Godric of Finchale, Hermit and Pilgrim
May 21 is the Commemmoration of Saint Godric of Finchale, Hermit and Pilgrim.
“Saint Godric of Finchale (or Saint Goderic) (c. 1065 – 21 May 1170) was an English hermit, merchant and popular medieval saint, although he was never formally canonized. He was born in Walpole in Norfolk and died in Finchale in County Durham, England. Saint Godric’s life was recorded by a contemporary of his: a monk named Reginald of Durham. Several other hagiographies are also extant. According to these accounts, Godric, who began from humble beginnings as the son of Ailward and Edwenna, “both of slender rank and wealth, but abundant in righteousness and virtue”, was a pedlar, then a sailor and entrepreneur, and may have been the captain and owner of the ship that conveyed Baldwin I of Jerusalem to Jaffa in 1102. After years at sea, Godric reportedly went to the island of Lindisfarne and there encountered Saint Cuthbert; this will not have been a physical encounter as Cuthbert had long been dead and was by then interred at Durham Cathedral. This encounter changed his life, and he devoted himself to Christianity and service to God thereafter.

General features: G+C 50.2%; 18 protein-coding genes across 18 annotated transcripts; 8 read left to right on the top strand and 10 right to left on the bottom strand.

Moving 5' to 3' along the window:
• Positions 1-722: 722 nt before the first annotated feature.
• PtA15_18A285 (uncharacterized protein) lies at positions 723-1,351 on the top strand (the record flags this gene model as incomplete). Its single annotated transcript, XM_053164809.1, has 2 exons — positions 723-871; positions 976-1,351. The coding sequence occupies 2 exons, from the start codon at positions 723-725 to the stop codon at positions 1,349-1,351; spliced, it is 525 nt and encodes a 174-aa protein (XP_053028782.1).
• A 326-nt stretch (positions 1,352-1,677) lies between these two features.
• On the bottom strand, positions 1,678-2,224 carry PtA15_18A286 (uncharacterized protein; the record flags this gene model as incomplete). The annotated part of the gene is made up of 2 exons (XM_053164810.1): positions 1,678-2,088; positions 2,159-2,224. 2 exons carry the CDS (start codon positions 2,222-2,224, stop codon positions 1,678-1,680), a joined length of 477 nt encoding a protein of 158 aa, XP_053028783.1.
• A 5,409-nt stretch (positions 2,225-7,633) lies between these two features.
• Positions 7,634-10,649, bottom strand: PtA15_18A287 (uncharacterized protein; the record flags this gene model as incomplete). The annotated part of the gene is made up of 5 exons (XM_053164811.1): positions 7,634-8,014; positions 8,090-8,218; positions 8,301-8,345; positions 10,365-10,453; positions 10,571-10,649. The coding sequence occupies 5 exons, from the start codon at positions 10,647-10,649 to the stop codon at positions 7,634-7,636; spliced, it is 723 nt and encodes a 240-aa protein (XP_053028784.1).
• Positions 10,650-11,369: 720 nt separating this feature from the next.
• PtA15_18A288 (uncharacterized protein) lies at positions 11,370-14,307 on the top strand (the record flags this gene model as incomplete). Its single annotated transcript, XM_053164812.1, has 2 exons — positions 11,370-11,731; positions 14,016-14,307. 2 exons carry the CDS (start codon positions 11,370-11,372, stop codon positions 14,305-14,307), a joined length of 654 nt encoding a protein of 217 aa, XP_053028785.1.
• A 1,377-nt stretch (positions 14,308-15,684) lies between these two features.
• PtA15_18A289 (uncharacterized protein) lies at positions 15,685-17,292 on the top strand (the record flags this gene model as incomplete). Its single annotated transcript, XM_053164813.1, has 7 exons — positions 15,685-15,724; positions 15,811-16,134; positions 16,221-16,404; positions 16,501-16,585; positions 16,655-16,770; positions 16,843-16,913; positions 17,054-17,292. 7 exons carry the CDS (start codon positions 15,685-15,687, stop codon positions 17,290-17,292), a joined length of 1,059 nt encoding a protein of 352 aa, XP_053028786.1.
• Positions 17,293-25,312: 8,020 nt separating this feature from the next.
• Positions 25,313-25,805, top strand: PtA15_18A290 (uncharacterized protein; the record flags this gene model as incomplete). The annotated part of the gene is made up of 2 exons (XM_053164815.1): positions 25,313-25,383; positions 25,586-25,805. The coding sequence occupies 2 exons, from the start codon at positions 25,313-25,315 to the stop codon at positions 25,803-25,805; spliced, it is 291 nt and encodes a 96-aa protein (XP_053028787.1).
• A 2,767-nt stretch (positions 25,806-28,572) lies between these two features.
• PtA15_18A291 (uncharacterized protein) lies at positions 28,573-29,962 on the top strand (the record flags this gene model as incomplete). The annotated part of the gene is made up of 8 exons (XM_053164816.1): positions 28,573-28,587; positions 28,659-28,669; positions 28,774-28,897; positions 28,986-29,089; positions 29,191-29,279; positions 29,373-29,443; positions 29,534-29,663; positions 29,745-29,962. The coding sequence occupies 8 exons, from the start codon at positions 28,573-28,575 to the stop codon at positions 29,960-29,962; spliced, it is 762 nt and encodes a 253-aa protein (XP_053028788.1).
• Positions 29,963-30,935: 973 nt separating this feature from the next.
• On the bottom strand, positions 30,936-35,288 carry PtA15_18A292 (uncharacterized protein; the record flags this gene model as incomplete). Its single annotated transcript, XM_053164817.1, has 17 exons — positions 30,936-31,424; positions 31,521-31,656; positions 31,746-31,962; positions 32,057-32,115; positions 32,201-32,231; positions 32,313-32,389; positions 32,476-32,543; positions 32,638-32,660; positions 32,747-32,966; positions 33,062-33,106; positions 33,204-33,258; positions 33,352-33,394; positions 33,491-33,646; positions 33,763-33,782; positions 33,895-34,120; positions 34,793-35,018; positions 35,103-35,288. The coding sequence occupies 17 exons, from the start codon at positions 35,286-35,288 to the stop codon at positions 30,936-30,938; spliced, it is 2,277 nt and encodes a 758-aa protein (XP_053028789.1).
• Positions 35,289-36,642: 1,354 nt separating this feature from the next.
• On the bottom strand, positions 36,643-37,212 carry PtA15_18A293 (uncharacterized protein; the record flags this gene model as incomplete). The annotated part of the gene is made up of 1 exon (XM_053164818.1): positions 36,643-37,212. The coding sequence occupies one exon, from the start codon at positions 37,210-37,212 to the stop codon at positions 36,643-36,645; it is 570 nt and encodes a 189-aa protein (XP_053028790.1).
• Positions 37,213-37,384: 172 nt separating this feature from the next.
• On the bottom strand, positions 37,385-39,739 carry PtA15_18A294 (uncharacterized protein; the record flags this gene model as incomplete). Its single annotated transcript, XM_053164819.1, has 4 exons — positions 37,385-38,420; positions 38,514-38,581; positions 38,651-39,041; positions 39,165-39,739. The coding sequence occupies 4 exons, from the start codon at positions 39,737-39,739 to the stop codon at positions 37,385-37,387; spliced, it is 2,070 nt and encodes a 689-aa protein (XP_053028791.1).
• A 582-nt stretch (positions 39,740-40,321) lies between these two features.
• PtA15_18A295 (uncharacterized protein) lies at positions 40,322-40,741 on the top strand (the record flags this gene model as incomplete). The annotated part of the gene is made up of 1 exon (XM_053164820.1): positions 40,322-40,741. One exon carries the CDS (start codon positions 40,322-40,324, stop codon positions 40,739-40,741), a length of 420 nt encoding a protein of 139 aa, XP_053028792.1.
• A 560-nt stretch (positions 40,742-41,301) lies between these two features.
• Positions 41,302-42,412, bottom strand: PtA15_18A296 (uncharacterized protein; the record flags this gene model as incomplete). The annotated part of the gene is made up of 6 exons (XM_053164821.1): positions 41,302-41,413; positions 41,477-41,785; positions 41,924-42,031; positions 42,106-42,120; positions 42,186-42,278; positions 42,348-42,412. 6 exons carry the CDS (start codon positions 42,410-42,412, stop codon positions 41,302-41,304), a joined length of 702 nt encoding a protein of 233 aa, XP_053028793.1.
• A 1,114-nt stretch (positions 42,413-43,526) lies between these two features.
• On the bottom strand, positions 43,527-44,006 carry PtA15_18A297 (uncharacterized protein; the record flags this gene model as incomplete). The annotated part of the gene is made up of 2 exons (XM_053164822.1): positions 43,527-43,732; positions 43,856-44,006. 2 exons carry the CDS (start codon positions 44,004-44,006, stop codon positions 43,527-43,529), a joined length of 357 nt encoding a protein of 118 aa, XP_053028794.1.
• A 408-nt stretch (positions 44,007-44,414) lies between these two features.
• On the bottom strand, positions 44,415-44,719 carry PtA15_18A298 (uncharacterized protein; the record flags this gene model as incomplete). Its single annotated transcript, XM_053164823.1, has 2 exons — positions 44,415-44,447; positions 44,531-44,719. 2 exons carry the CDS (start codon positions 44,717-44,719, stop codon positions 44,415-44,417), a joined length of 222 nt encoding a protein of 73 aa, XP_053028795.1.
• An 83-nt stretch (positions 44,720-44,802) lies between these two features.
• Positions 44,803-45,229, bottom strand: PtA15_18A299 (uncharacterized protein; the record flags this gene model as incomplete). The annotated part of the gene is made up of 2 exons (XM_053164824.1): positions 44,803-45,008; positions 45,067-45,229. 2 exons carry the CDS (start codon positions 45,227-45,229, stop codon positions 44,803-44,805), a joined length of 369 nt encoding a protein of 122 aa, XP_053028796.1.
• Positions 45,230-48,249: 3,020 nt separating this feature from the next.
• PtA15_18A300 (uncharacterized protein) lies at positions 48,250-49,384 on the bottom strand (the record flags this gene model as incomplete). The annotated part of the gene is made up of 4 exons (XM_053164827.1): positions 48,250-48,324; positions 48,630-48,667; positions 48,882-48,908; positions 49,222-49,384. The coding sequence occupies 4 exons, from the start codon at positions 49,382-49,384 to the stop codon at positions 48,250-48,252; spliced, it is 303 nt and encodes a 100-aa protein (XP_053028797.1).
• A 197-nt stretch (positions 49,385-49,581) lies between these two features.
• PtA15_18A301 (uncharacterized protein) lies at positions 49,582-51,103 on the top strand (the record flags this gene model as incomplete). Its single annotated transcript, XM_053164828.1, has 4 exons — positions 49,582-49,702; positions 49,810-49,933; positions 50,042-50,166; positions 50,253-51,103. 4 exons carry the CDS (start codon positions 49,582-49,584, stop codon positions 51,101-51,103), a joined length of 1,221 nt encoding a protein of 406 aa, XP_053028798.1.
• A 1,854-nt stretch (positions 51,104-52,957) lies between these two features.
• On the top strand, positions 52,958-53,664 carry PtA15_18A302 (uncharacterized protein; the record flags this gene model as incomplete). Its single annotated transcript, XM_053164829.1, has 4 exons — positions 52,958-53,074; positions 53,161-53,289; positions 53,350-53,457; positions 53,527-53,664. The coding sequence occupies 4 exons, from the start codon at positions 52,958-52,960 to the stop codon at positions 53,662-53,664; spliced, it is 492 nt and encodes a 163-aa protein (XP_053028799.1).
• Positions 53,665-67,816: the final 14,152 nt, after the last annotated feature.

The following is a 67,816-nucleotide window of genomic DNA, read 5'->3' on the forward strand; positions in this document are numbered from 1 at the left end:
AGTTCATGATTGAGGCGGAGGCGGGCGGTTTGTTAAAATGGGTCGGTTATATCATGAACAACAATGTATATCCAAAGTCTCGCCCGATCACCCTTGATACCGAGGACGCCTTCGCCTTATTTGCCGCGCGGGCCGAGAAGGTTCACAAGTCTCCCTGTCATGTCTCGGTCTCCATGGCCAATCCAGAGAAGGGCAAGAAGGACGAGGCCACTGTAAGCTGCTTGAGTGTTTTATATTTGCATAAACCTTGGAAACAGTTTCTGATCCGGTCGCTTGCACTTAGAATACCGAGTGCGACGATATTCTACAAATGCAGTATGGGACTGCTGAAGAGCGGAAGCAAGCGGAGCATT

After many pilgrimages around the Mediterranean, Godric returned to England and lived with an elderly hermit named Aelric for two years. Upon Aelric’s death, Godric made one last pilgrimage to Jerusalem, and then returned home where he convinced Ranulf Flambard, the Bishop of Durham, to grant him a place to live as a hermit at Finchale, by the River Wear. He had previously served as doorkeeper, the lowest of the minor orders, at the hospital church of nearby St Giles Hospital in Durham. He is recorded to have lived at Finchale for the final sixty years of his life, occasionally meeting with visitors approved by the local prior. As the years passed, his reputation grew, and Thomas Becket and Pope Alexander III both reportedly sought Godric’s advice as a wise and holy man.